Olivia Spencer Bower spent her childhood in Bournemouth, England. In the 1920s her family moved to Christchurch where her mother Rosa Dixon worked as a professional artist. Spencer Bower studied at the Canterbury School of Art along with Rita Angus and Rata Lovell-Smith. At this time she explored the New Zealand countryside, painting landscapes from a high viewpoint.
She returned to Europe for 2 years in 1929 where she studied with Henry Tonks at the Slade School, and travelled on the Continent. On her return to Christchurch she began to exhibit with the "Group" producing works which focussed on the landscape with a strong emphasis on linearity. In 1943 she travelled to Northland and painted with Sydney Lough Thompson on one of his brief visits back to New Zealand from Brittany. Later in the year she moved to Auckland to take lessons from A. Lois White, John Weeks and A.J.C. Fisher at the Elam School of Art.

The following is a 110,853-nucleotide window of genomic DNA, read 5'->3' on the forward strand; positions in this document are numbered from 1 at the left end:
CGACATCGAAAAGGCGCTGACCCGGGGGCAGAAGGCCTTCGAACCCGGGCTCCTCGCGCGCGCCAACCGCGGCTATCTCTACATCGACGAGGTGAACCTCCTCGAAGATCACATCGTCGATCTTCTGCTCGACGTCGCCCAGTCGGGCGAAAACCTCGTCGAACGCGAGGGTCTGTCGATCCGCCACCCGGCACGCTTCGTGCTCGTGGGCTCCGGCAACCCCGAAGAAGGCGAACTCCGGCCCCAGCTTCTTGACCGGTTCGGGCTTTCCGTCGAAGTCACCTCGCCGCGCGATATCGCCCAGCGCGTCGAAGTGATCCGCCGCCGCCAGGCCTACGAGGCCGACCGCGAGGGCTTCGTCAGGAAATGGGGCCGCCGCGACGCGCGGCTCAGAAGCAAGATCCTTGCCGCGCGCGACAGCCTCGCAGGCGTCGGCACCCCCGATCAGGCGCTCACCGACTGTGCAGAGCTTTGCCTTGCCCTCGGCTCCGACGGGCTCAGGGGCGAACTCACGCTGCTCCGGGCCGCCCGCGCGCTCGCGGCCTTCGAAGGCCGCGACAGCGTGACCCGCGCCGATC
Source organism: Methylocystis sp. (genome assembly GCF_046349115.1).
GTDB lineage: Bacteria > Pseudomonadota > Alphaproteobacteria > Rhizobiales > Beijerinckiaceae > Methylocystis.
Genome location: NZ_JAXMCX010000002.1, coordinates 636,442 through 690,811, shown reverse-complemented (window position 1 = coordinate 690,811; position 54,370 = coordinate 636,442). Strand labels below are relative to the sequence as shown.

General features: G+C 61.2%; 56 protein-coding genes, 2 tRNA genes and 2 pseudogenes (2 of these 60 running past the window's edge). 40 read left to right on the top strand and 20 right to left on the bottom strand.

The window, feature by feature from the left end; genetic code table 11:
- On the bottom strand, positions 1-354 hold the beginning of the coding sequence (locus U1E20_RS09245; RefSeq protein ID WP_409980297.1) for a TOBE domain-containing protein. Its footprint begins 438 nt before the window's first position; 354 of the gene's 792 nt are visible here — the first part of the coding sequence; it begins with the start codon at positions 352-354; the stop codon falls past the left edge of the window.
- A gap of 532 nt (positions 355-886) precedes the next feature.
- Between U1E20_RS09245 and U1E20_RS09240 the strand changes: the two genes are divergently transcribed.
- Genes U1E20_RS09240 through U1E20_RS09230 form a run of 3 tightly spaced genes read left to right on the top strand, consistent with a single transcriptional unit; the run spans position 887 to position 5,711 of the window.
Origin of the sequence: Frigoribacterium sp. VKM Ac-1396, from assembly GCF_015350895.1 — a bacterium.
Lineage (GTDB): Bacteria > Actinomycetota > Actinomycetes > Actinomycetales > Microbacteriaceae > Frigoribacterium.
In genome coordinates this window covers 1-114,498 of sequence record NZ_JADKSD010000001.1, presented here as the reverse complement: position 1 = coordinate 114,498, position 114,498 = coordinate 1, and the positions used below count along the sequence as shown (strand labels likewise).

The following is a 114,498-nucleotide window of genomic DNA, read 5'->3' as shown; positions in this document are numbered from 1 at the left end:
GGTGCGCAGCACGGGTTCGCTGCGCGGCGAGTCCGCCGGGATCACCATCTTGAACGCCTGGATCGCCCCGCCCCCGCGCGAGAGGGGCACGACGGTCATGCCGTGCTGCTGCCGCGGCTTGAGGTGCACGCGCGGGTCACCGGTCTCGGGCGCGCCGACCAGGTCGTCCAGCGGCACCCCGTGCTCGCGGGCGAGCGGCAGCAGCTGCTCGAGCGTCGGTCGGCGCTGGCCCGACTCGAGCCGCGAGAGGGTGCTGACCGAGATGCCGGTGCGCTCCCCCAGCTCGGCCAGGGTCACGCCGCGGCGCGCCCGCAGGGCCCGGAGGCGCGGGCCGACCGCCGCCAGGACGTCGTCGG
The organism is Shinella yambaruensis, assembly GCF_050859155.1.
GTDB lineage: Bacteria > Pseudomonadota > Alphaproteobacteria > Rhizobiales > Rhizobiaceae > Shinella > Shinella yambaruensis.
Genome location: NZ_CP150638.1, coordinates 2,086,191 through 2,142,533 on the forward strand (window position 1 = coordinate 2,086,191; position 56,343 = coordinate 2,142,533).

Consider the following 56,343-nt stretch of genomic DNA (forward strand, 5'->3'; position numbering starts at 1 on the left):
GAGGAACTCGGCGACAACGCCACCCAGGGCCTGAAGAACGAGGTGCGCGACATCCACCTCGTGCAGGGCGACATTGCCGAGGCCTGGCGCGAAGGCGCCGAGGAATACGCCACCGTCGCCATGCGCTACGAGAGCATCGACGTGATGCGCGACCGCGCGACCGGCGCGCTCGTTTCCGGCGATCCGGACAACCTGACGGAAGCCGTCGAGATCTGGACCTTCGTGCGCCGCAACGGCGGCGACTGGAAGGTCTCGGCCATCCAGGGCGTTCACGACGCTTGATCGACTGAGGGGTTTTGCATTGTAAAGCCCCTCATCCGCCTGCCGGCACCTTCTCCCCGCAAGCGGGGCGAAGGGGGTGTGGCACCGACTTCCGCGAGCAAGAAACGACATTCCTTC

In the late 40s she travelled to Rawene in Northland to recuperate from a chronic illness, and there she did studies of Maori mothers with babies at the local hospital. She later returned to Christchurch where caring for her elderly mother took precedence over her art production and after the death of her mother in 1960, she travelled to the Pacific, works from which were reviewed enthusiastically on her return. Her watercolours were described as having a "tremendous sense of liberation and vigour"...
In 1963 she returned to Europe and Russia, and painted in Suffolk at Flatford Mill: John Constable country and a favourite haunt of Frances Hodgkins. Again the exhibitions on her return were highly acclaimed by the critics. Her figurative works were imbued with the same sense of dynamism and as with her landscapes, captured moments in time. Spencer Bower's paintings are noted for their careful selection of colour and line applied with a spontaneity that defies her meticulous professionalism.